(1) Any drug abuse;

(2) Illegal drug possession, including cultivation, processing, manufacture, purchase, sale, or distribution…

Even ignoring his “I didn’t inhale” defense during the campaign, there were many credible rumors of extensive use of cocaine by Bill Clinton, his half-brother Roger, and many Clinton associates (including White House employees) that again would probably have surfaced in a serious FBI check, and almost certainly resulted in a rejection of his clearance application.

The current president has a different problem. Ignoring his admitted drug use in his youth, which would not in itself be disqualifying, Section 147.3 discusses the issue of allegiance to the United States:

Conditions that could raise a security concern and may be disqualifying include: (1) Involvement in any act of sabotage, espionage, treason, terrorism, sedition, or other act whose aim is to overthrow the Government of the United States or alter the form of government by unconstitutional means;

(2) Association or sympathy with persons who are attempting to commit, or who are committing, any of the above acts…

Emphasis mine.

Barack Obama was a “red diaper baby” — both of his parents were communists, as was his mentor in his youth, Frank Marshall Davis. That in itself would not be disqualifying — one cannot choose one’s parents, after all, and youthful associations are often outgrown. What is troubling is that, as Obama admitted himself, he later “chose his friends carefully,” seeking out, among others, the Marxist professors in college. As Stanley Kurtz has amply documented, his entire life was one of deliberate radical associations, perhaps the most notorious being leftist terrorist Bill Ayers and his wife Bernadine Dohrn, who found the Manson butchery admirable, and the Maoist Mike Klonsky, not to mention Reverend Jeremiah “God damn America” Wright. No normal citizen applying for a clearance would get one with these kinds of associations. Of course, a person with such associations would not likely even apply for a job that required one, absent perhaps a desire to commit espionage.

The Founders probably never expected a president to have as much power as a modern president does — they actually circumscribed the duties quite strictly (e.g., only Congress could declare war).  Also, they envisioned the president being selected by the states, that the process would not be as dependent on individual voters as it has become today, and that the press would live up to its own constitutional responsibilities to act as some sort of filter. Thus they likely expected, perhaps naively, that the Electoral College would only select for the office actual gentlemen, bestowed with some minimal amount of probity, rather than scoundrels. Accordingly, the only constitutional qualifications they placed on presidential eligibility were being a natural-born citizen, at least thirty-five years of age, and able to fog a mirror. Given how much power has accreted to the office over the past two centuries, it is both amazing and ironic that an ability to get a basic security clearance is not a job requirement.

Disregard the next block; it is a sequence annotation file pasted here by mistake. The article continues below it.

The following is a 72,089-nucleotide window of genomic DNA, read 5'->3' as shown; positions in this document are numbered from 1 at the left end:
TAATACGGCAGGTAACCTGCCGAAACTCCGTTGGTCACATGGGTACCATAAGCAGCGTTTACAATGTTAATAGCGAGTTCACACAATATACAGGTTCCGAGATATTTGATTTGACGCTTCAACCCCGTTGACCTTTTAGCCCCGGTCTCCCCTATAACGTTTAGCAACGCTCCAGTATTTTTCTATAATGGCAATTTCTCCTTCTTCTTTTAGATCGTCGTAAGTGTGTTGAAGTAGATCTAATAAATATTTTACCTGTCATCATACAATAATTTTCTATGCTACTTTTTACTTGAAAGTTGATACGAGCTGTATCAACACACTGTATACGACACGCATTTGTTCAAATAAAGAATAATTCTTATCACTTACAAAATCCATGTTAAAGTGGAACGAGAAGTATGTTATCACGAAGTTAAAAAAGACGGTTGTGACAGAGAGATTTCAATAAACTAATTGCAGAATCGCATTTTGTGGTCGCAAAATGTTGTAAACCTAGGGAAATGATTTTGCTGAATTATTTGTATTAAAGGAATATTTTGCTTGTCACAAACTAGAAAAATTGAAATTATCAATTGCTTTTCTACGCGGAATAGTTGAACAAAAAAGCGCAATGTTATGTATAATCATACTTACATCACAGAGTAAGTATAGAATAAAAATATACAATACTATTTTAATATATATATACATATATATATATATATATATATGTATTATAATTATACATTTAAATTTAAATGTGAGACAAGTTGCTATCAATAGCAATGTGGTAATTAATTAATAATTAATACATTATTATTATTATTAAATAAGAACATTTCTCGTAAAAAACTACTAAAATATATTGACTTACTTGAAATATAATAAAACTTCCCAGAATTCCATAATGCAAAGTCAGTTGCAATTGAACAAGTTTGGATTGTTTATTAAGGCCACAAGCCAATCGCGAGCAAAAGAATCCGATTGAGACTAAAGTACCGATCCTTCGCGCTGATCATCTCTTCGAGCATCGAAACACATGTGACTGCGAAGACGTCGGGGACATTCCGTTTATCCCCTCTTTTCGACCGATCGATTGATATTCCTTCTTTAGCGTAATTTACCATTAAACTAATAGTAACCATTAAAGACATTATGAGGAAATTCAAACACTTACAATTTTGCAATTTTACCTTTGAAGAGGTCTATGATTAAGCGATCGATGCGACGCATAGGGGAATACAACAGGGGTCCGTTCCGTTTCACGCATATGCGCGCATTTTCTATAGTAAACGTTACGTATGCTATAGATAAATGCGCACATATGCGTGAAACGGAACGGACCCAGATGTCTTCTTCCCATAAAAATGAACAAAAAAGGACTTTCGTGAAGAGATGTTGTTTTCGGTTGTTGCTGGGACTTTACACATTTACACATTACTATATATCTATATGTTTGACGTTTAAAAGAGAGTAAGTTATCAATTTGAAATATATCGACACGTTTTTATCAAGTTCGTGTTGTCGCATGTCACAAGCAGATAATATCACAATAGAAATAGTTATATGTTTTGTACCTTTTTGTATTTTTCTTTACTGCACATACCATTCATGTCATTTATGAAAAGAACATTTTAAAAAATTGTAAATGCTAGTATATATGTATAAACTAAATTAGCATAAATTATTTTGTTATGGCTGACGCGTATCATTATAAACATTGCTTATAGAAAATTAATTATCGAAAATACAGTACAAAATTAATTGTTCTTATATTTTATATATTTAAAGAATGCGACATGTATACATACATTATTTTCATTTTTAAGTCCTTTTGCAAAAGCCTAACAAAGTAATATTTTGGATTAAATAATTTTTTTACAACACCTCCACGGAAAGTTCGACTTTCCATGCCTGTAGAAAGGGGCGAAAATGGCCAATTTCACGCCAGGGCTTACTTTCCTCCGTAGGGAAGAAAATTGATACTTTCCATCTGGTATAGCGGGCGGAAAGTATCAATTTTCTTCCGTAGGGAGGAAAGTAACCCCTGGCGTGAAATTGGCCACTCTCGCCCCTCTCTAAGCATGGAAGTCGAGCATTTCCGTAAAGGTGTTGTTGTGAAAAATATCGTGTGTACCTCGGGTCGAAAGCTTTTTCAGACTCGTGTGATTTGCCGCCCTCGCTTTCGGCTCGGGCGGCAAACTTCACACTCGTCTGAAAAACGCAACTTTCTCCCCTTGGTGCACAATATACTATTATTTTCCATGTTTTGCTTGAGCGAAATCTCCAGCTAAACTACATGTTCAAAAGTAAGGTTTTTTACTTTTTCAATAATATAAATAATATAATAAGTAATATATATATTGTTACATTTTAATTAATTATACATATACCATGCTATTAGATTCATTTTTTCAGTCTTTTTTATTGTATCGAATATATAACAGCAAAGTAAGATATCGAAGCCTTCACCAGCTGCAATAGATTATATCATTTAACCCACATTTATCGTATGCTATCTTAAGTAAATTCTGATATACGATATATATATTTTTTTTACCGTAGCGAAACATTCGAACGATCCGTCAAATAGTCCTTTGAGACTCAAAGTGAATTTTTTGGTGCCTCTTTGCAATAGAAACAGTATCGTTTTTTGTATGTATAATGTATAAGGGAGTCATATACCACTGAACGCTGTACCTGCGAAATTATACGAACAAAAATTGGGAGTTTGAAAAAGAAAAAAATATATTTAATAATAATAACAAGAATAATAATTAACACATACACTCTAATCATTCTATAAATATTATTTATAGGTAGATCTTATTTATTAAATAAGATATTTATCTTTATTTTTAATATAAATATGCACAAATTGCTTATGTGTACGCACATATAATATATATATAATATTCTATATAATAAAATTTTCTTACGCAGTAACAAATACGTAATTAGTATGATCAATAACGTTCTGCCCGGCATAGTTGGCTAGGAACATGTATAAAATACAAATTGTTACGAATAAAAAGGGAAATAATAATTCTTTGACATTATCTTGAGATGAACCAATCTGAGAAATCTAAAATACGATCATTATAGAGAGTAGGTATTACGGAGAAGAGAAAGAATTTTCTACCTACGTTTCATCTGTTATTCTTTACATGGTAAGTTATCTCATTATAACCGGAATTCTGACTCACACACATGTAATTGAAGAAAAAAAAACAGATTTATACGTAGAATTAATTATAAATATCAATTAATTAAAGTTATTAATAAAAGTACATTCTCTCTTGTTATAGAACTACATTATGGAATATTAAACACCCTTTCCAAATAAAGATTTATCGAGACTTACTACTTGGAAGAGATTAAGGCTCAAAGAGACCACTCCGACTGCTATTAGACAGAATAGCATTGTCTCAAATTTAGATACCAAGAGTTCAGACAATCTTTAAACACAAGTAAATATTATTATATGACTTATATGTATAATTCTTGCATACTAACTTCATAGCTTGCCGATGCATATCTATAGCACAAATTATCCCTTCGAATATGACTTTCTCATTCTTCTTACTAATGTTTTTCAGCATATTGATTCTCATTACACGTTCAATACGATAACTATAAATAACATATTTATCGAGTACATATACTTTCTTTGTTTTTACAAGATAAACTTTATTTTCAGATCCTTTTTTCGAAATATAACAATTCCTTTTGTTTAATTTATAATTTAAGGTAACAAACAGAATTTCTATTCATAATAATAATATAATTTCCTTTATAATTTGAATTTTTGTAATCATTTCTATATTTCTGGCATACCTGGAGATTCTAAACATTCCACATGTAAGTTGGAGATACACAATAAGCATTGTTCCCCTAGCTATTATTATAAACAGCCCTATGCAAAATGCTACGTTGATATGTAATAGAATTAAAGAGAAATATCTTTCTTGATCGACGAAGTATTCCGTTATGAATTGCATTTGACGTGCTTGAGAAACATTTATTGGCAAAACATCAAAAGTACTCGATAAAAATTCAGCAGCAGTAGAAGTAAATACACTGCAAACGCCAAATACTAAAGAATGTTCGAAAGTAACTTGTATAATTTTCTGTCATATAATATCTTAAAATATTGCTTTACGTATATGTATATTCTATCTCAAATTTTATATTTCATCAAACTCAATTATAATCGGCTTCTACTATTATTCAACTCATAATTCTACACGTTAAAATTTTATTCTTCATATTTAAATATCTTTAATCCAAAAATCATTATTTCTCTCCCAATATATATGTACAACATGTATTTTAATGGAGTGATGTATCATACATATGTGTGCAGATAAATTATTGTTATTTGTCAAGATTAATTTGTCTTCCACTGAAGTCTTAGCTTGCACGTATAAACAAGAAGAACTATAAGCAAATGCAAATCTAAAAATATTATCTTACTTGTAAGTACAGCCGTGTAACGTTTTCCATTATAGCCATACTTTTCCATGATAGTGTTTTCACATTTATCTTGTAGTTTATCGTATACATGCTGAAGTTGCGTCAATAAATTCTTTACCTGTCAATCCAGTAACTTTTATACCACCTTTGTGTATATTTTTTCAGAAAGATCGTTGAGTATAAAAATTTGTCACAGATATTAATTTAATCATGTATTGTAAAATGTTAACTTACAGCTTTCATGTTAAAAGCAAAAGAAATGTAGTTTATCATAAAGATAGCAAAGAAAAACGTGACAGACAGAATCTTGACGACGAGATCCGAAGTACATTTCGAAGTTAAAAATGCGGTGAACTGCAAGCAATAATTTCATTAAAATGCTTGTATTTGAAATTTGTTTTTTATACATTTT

Several employees of the current president just lost their clearances (and likely their jobs) for behavior that was mild compared to that of one of his predecessors, who got one not by dint of a background check, but simply by electoral acclaim (much of which might not have occurred had the media itself done a proper background check in both cases, instead of covering up for them).

Perhaps it’s time to at least think about upgrading the Constitution with regard to this issue.

Rand Simberg is a recovering aerospace engineer and a consultant in space commercialization, space tourism and Internet security. He offers occasionally biting commentary about infinity and beyond at his weblog, Transterrestrial Musings.